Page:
Conservation, restoration and management strategies are employed to maintain Earth’s biological diversity and physical environment to a near “natural” state. However, the concept of “natural” is generally inexact and may include degraded landscapes. In absence of long-term empirical data of natural baselines, impacted assemblages (human altered baselines) could be falsely assumed to be natural and set as conservation or restoration goals. Therefore, the identification of long-term ecological baselines becomes a pressing requirement especially in threatened biodiversity hotspots such as the tropical Andes that were under human pressure for several millennial.
This thesis aims to identify ecological baselines for tropical Andean ecosystems based on multi-proxy palaeoecological reconstructions from three Andean lakes. Trends of vegetation change are used to identify when landscapes became anthropogenic in the Andes. Because vegetation assemblages at c. 10 ka experienced negligible anthropogenic impacts and had modern-like climate condition, this time was considered the most recent period likely to provide insight into natural ecological baseline conditions.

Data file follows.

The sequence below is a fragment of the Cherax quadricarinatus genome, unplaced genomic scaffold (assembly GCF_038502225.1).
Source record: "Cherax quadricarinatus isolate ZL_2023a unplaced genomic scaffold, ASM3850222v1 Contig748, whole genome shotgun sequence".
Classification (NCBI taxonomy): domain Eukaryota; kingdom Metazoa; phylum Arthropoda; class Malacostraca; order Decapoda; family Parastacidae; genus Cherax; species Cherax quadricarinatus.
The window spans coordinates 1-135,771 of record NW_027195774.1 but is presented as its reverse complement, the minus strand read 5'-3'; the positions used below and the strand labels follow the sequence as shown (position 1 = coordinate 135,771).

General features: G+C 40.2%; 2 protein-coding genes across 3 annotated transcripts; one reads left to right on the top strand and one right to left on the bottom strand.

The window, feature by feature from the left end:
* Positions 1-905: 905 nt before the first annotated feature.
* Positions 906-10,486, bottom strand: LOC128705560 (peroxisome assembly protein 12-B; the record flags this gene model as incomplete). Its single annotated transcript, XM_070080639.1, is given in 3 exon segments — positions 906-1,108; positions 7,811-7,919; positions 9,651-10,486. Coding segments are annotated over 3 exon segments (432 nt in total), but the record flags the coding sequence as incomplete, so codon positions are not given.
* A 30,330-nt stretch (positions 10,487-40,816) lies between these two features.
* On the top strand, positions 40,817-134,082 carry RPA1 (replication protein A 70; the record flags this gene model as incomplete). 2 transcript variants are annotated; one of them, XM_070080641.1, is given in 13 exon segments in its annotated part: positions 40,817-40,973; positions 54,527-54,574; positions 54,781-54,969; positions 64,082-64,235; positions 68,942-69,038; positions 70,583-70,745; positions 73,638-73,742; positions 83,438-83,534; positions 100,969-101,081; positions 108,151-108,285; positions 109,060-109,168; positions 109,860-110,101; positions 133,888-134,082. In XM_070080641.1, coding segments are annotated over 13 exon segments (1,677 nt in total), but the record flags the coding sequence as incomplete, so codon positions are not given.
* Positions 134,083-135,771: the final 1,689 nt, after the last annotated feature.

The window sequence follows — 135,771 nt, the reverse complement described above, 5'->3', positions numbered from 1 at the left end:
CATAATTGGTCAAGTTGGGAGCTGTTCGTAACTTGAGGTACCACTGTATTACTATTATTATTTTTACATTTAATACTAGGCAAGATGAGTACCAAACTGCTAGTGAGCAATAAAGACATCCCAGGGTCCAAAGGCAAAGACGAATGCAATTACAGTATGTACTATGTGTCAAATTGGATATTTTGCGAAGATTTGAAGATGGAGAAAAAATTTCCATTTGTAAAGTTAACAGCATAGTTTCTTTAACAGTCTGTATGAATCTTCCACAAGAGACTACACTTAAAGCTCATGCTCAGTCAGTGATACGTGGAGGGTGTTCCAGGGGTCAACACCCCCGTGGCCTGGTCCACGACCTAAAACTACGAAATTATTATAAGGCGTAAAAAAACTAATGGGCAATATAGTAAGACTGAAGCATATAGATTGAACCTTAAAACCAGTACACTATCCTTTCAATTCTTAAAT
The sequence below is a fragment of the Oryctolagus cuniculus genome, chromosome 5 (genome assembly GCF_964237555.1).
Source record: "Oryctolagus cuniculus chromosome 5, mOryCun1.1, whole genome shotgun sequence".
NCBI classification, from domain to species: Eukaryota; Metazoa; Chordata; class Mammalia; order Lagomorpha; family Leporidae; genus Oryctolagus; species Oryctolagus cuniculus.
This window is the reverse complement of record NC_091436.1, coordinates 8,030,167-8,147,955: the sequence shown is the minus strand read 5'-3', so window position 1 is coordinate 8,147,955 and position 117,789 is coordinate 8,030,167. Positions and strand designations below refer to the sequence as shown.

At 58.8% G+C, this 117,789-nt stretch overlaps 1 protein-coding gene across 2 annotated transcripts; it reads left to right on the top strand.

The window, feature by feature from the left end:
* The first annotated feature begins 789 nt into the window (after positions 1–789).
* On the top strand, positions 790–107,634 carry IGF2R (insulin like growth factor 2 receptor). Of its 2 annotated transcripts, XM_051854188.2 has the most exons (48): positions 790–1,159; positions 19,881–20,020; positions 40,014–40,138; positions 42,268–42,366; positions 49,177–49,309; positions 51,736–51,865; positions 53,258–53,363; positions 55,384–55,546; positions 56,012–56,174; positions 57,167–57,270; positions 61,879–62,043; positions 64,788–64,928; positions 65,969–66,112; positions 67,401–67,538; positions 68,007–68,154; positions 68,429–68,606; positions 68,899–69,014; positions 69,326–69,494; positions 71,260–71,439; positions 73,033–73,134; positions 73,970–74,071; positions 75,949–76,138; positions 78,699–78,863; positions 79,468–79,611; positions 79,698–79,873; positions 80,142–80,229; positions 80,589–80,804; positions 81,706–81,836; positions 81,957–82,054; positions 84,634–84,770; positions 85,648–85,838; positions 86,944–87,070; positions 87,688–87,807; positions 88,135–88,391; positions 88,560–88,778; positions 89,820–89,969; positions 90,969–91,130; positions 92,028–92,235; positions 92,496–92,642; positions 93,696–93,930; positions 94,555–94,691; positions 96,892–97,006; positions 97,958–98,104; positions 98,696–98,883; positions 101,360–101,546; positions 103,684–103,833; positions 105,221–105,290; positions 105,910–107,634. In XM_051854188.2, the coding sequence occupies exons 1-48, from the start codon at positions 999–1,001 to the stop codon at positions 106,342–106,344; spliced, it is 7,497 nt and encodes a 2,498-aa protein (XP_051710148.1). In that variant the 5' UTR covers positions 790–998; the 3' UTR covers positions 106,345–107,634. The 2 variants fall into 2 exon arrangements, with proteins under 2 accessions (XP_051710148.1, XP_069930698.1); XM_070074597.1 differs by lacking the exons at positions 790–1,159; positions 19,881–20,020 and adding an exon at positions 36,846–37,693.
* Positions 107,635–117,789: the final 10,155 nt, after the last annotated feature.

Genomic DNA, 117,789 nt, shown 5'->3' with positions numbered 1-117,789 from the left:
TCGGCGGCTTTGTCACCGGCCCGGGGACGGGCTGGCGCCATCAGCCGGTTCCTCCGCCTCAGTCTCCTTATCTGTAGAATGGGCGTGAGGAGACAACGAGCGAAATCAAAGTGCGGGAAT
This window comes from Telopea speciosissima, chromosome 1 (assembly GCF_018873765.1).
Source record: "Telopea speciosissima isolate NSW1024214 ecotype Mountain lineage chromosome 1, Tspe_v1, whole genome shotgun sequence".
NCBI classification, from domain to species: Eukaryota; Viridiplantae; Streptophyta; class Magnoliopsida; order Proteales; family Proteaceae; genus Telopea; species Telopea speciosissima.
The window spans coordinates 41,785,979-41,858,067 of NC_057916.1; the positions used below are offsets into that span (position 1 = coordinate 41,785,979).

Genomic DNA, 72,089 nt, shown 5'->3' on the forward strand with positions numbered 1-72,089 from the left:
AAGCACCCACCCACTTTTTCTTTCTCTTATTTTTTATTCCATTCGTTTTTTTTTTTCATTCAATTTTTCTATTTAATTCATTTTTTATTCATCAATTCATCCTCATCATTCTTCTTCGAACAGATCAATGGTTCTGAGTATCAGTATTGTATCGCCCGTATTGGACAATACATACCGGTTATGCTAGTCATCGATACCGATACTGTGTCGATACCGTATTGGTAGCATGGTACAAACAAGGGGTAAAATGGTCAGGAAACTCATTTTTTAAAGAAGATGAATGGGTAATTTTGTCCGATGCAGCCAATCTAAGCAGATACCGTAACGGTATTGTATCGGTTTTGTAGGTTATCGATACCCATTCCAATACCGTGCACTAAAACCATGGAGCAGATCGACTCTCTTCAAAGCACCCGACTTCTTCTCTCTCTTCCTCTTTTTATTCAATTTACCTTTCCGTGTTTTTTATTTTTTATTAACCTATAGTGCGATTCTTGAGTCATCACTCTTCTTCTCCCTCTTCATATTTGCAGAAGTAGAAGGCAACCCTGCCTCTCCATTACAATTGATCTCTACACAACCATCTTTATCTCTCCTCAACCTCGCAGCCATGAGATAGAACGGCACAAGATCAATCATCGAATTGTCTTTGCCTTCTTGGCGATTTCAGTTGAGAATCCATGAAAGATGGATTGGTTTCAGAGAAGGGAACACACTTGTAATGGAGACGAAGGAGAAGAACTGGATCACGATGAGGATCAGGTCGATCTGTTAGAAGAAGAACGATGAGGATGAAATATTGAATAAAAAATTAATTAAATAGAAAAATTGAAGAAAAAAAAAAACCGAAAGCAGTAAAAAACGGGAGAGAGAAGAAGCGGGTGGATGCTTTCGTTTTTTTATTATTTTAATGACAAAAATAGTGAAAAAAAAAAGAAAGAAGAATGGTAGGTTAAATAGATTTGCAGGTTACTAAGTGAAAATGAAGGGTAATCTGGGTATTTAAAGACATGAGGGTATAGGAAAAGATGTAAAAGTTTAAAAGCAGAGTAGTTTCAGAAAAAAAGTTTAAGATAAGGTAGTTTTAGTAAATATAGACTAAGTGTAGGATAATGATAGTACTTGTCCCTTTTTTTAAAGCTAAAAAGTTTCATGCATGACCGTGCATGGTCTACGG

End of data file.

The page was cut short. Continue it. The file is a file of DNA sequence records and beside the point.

Changes in vegetation assemblages were evaluated over time departing from 10 ka around Miski and Huamanmarca, two sites that remained virtually impervious to human impacts. Baselines in Miski and Huamanmarca drifted continuously over time and showed that baselines are dynamic entities. The vegetation assemblages derived from Miski and Huamanmarca suggest that that human impact was not homogeneous throughout the Andean landscape.
Once baselines were defined it was possible to evaluate if the spatial distribution of Andean woodlands represented by Polylepis was a product of human impacts. A MaxEnt model generated based on 22 modern environmental variables and 13 palaeoecological vegetation reconstructions showed that Polylepis woodlands were naturally fragmented before humans arrived in South America (14 ka). However, the influence of humans during the mid and late Holocene enhanced the patchiness of the forest generating a hyper-fragmented landscape.
After six successful meetings, the legendary BES-TEG Early Career Research Meeting returns. Day one will focus on Ecology and Ecosystem Processes, while day two will focus on Practical Applications and links to Policy such as conservation, livelihood, policy and development.
All early-career researchers, both PhD and Post-Docs, are welcome to present their tropical ecology related research with a poster and/or oral presentation. There shall be a competition for both with prizes. This event will take place at Derwent College (D/L//047) and the accommodation at Alcuin College (see map link below).